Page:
(From Dave Black Online. Used by permission.)

Unity and Other-centeredness

[04/14/2017] 7:56 AM Phil. 1:15-18a is a parenthesis. A what? A parenthesis in grammar is a remark or passage that departs from the main theme of the discourse. You can call it a digression if you like (though the latter term has a slightly different connotation). I just made a parenthetical remark, by the way. So, then, in Phil. 15-18a Paul offers his readers an aside. He says in passing that he rejoices that the Gospel is being proclaimed even by people who are opposing him out of personal animosity. Who cares? Ti gar! The only thing that matters is that Christ is being proclaimed, and in this I rejoice!

When you were young, did your parents ever tell you, “Watch the tone of your voice”? Sometimes it’s not what we say that’s wrong. It’s the way we say it. Paul’s is prison. He’s facing possible execution. What’s more, not everybody there likes him. He could have grumped, griped, complained, and made life miserable for himself and for all those around him. Instead, he looked at the bright side of everything. Even when he’s pointing out selfishness and impure motives (as he’s doing here), he does it with a tone of grace and kindness. It doesn’t mean it lessons the seriousness of the problem. It just means we don’t have to add to the problem by the way we speak.

By the way, in case you didn’t see the connection, Paul is again “telegraphing” to his readers (us included) that in this letter he is going to deal directly with the problem of disunity in the church (see 4:2-3). Disunity occurs when we “look out for our own interests rather than the interests of others” and when we “esteem ourselves as being more important than others” (2:2). The antidote for our self-centeredness is, of course, a good dose of tapeinophrosune — “lowliness of mind” (2:3). Today, I can choose to be other-centered. I can choose to forgive that relative who has hurt me. I can choose to be patient rather than fly off the handle. I can choose to pray more and wimp less. I can choose to be like Jesus: generous and loyal. Let’s pinky promise today — you and me — that we’re really going to make an effort to listen to the people in our lives. That we’ll be slow to speak and quick to hear. I pray that the Holy will invade our lives today, that we would see (as Paul did) where God is hiding in plain sight in our lives, that even when we feel taken advantage of we will remember that we are the chief of sinners.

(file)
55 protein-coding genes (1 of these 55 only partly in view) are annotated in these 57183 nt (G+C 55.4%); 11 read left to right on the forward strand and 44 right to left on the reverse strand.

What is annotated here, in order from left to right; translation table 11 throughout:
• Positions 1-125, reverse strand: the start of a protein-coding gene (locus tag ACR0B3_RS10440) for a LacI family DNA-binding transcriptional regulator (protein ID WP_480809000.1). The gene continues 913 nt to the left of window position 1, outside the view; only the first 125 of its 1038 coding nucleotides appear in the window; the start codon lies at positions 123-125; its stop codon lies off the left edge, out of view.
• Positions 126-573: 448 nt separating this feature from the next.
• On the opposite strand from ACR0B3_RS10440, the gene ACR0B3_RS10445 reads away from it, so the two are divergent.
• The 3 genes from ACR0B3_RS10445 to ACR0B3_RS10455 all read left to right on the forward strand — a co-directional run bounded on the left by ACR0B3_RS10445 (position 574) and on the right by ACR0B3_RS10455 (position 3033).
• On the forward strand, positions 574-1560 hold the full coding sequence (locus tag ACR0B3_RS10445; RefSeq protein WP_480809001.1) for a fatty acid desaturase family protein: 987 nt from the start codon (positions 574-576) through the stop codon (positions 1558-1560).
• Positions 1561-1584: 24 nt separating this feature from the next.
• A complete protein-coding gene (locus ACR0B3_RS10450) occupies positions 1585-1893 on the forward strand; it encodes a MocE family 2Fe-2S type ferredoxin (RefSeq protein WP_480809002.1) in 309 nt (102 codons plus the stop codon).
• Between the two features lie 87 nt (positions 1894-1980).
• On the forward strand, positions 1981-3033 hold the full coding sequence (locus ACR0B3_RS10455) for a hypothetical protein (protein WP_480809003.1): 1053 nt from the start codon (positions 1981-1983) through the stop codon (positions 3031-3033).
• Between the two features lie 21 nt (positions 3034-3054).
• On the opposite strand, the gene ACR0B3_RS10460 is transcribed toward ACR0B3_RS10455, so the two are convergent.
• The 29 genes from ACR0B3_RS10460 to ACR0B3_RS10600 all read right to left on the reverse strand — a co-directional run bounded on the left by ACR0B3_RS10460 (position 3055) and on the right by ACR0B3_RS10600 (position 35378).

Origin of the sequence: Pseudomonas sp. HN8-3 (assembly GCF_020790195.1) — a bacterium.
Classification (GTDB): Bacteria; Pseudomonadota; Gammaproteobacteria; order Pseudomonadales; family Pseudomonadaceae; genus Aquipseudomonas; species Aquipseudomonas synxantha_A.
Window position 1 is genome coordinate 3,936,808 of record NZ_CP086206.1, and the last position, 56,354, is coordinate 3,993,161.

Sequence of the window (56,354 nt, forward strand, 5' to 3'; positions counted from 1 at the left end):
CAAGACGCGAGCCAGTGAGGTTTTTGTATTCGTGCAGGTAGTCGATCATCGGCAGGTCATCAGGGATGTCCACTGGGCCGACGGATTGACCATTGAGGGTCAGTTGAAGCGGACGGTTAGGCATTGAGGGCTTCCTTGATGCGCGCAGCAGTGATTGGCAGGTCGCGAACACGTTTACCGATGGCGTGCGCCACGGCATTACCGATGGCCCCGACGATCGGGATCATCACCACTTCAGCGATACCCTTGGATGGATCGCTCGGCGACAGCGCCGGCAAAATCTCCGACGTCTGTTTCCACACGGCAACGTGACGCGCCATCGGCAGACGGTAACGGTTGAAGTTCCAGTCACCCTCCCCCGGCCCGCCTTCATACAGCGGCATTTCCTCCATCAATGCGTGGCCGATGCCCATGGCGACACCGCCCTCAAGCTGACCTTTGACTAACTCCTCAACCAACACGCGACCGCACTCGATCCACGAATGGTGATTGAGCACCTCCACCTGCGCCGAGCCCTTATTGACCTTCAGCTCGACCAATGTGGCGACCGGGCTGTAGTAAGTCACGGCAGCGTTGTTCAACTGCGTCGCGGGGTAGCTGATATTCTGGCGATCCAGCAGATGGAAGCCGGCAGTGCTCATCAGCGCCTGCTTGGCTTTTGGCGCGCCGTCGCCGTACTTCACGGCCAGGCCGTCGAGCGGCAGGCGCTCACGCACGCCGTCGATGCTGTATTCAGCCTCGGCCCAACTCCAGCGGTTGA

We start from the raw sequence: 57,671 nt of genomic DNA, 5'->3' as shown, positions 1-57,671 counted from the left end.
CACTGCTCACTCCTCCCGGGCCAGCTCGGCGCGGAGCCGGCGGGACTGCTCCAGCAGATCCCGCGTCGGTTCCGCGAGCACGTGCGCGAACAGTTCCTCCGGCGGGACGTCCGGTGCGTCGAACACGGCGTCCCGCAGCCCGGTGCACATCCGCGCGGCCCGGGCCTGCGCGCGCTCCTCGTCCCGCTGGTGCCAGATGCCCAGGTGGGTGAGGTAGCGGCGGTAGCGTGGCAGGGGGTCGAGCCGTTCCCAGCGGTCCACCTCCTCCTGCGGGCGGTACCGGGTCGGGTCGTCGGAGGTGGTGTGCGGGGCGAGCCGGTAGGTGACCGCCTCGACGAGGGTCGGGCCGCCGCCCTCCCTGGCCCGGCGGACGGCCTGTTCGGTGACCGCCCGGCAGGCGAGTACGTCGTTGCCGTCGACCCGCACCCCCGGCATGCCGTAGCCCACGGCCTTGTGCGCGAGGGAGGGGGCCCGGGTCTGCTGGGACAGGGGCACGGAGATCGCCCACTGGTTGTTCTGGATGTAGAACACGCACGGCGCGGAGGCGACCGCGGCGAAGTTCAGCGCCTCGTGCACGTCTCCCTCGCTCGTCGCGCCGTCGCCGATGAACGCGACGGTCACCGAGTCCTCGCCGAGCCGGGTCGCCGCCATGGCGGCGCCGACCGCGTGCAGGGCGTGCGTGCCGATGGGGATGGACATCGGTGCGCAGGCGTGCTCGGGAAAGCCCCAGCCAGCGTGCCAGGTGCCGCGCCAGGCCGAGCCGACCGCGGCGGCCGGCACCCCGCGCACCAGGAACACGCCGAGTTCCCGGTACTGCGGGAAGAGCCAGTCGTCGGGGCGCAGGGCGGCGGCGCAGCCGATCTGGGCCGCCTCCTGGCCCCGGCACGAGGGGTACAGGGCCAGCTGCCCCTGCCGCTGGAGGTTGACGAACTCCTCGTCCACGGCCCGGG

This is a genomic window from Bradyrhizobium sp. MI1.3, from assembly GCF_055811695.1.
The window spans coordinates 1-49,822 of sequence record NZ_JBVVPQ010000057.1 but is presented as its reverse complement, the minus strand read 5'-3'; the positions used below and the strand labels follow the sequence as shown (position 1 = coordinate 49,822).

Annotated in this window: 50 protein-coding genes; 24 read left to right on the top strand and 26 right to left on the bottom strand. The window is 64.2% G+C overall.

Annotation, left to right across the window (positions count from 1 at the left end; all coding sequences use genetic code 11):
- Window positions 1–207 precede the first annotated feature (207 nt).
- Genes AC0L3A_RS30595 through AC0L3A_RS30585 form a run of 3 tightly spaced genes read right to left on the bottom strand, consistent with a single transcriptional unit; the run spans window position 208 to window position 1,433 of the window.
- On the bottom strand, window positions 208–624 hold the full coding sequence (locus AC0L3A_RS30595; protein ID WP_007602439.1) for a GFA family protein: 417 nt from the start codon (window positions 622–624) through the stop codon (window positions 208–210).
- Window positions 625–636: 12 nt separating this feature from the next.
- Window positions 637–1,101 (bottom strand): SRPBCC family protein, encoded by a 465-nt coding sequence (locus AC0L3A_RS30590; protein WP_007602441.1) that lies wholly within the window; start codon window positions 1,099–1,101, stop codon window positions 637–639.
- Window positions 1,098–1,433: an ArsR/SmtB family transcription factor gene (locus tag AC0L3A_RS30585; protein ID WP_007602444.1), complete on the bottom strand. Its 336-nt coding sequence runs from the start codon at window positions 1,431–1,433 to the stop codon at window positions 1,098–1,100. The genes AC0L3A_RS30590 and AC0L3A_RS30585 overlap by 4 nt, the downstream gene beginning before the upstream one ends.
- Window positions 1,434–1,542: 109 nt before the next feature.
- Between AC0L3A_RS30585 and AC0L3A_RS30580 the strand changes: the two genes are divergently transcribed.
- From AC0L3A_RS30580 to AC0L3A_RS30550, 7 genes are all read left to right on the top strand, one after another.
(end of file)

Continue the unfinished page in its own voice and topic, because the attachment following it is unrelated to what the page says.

The Gospel is more important than people’s motives. If our inner monologue is constantly negative toward those who don’t act and think the way we do, it’s time to move back to grace. Isn’t that what Paul is saying?

It’s true that some here preach Christ because with me out of the way, they think they’ll step right into the spotlight. But the others do it with the best heart in the world. One group is motivated by pure love, knowing that I am here defending the Message, wanting to help. The others, now that I’m out of the picture, are merely greedy, hoping to get something out of it for themselves. Their motives are bad. They see me as their competition, and so the worse it goes for me, the better—they think—for them.

So how am I to respond? I’ve decided that I really don’t care about their motives, whether mixed, bad, or indifferent. Every time one of them opens his mouth, Christ is proclaimed, so I just cheer them on!

It will take me an entire year to fathom the depths of what Paul just said. I absolutely understand why we would criticize people who are hoping to take advantage of our misfortune. But it’s sadly possible to bend the universe too sharply toward our own feelings. I suspect that the real culprit is our failure to unpack the root motives behind our own actions. Love God and serve Him. Really, nothing else matters. If you are ever unsure how to treat other people, just remember how Jesus treated us. He loved us even when we despised Him. This gives me such comfort. It also reminds me that I never — never! — have to compare myself with anyone else. Play the “Gospel competition” game? You can have it!

(From Dave Black Online. Used by permission.)

On Philippians 2:16

From Dave Black Online:

Question for you. In Phil. 2:16 did Paul say we are to “hold fast to” or “hold forth” the Word of life? My personal preference is the latter interpretation because I think it better fits the context (“shining as lights in the world”). Plainly, however, Paul could have intended both meanings (thus making the expression a case of intentional ambiguity). His point, then, would be that while it is important, vital even, to hold fast to the Gospel (i.e., preserve and protect it from error), that is never enough. We must protect and proclaim the life-giving Word. This notion is consistent with everything we read in the Pauline epistles. Paul was no mean theologian, but he was every bit as much a great evangelist, perhaps more so. And, since he invites his readers to share his attitude in these matters, he implies that doctrine is never sufficient in itself, unless that doctrine is applied in practical ways. This dual emphasis upon the sanctity of the Gospel and our responsibility to share it with others is present again and again in Paul. To put it another way, a church should never be centered on itself. Every true Bible church is also a missional church.

(Dr. David Alan Black is author of Energion titles The Jesus Paradigm and Christian Archy as well as co-editor of the Areopagus Critical Christian Issues series.  His material is used by permission.)